How do I keep my trash private? I'm involved in a court lawsuit and my trash disappeared before the trucks came and I don't think that's right.
Get a paper shredder. Once trash is placed outside, there's no reasonable expectation of privacy.
It's not a pretty picture, but there have been high-profile divorce cases in which one party grabbed the other party's trash and sifted through looking for evidence which, if otherwise passing the rules of evidence, was admissible in a court of law.
In a California drug case, prosecutors went through a private citizen's trash, found evidence of drugs and, based on that, obtained a search warrant which yielded marijuana and cocaine inside the home. California courts dismissed the drug charges holding the warrantless search through the rubbish violated constitutional protections against warrantless searches and seizures.
But, that's not the law of the land. The U.S. Supreme Court overturned the California courts. The Supreme Court held that it was common knowledge that garbage placed at curbside is "readily accessible to animals, children, scavengers, snoops and other members of the public."
I got pulled over for driving with my lights off. The officer asked me if I had been drinking and I told him I only had a couple, which was true. The police made me get out of the car and do field sobriety tests. I passed, but they still didn't believe that I was not intoxicated. They had me do the breathalyzer and booked me. How do I prove that I was not intoxicated?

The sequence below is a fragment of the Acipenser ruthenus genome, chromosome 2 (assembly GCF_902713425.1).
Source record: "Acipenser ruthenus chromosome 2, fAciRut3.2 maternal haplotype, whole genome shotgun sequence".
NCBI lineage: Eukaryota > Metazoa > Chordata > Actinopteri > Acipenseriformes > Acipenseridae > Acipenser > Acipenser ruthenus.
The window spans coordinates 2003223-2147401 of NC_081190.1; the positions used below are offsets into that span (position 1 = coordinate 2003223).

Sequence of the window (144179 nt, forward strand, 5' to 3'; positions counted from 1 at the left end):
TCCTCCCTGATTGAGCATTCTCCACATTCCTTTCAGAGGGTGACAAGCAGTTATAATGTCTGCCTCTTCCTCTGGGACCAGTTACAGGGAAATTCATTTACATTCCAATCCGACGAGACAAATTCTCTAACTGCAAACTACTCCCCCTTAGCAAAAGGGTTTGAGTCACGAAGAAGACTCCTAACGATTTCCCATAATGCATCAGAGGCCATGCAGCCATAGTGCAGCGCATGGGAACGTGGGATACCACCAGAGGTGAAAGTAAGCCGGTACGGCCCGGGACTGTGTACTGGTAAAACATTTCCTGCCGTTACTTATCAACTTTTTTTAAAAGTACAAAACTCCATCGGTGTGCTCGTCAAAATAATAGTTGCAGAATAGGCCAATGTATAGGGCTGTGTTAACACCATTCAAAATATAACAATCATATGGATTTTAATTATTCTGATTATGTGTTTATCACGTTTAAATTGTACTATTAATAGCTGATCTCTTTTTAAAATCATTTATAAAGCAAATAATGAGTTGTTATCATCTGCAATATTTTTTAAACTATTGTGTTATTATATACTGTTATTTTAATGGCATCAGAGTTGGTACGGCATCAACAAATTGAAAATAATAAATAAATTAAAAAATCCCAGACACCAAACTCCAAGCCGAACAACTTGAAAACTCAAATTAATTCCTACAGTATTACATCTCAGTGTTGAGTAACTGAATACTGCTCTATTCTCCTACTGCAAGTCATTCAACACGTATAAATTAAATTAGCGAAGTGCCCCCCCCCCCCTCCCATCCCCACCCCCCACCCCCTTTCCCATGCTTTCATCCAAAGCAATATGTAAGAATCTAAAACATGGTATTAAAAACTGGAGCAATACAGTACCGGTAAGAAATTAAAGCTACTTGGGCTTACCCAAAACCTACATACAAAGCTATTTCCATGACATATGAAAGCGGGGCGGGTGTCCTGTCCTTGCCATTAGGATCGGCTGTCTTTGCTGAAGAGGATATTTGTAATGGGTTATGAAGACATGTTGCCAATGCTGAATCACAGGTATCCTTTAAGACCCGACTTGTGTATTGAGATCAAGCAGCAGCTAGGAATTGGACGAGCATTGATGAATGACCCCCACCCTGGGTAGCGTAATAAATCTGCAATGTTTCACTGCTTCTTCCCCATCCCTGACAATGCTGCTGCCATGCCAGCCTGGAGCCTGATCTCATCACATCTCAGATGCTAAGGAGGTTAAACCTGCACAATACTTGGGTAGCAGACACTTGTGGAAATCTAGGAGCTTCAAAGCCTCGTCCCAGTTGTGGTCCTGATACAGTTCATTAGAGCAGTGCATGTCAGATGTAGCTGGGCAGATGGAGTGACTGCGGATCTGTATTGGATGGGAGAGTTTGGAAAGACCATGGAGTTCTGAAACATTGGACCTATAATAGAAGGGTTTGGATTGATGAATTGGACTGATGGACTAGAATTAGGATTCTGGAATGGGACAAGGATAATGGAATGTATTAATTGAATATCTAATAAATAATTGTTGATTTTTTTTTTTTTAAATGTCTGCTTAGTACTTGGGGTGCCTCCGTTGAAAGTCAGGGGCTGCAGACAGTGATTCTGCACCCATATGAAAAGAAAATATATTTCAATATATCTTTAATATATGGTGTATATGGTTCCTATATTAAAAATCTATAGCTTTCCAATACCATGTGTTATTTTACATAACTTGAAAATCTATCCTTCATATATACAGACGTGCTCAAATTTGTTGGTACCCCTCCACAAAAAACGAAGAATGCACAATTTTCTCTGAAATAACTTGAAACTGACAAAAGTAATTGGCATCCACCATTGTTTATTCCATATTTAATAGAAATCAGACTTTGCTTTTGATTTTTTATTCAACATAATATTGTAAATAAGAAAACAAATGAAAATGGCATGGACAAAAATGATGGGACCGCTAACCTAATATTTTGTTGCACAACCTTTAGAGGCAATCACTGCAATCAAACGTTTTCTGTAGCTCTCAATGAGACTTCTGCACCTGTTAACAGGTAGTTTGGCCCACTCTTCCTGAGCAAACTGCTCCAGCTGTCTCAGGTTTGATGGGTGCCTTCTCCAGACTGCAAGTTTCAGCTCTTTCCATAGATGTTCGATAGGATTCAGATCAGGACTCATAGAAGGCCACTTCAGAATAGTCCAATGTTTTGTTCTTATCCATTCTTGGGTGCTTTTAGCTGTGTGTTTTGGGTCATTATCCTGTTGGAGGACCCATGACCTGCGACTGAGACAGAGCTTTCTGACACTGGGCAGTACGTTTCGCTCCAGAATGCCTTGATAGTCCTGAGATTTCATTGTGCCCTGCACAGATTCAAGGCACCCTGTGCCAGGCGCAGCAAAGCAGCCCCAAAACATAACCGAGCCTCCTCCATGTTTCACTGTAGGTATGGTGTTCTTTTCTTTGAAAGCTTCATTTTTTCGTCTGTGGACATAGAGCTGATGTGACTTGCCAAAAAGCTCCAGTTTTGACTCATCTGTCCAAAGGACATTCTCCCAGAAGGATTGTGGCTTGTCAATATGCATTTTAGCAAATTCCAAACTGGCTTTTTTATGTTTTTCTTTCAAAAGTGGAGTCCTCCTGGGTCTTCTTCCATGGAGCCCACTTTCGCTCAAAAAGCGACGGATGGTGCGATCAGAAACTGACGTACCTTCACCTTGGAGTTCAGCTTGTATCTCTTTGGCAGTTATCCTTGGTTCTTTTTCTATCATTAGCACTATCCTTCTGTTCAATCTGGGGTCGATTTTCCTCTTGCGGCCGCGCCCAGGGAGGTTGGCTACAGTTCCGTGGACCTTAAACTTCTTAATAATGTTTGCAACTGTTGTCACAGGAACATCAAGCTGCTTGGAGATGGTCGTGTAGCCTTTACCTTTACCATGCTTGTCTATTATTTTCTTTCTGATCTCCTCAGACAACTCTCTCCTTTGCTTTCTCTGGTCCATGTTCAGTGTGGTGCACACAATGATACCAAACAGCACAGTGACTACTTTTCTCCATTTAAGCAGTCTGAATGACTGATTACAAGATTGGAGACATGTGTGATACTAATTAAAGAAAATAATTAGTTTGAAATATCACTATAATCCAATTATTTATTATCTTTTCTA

The question turns the legal process inside out. You don't prove anything. The burden of proof is on prosecutors to establish each element of the DWI charge. Defense attorneys chip away at the evidence to raise reasonable doubt and that is the short version of the process you face.
More importantly here in New Hampshire, and you didn't ask, is Administrative License Suspension. You more than likely got a pink slip of paper explaining ALS. Many people come to me after stashing the crinkly thin paper away, not reading the fine print that automatically "administratively" takes your license away in 30 days. You have the right to ask for an ALS hearing and hold the officers to their procedural duties, as explained on the back of that form.
Directly answering your question, the only way to really "prove" the negative that you were not drunk would be to hire a toxicologist. If you had an actual blood test at some point after the stop, a toxicologist could draw a time line, calculating what your blood alcohol level would have been at the time the officer stopped you.
Toxicologists use inverse interpolation, a physiological calculation based on body metabolism, weight, age and other factors. The problem here is that the toxicologists I've hired for litigation cost in the range of $3,000 to $5,000.
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Andrew Myers of Derry has law offices in Derry and North Andover. He is a member of the American Association for Justice and the New Hampshire Trial Lawyers Association. Send questions to email@example.com.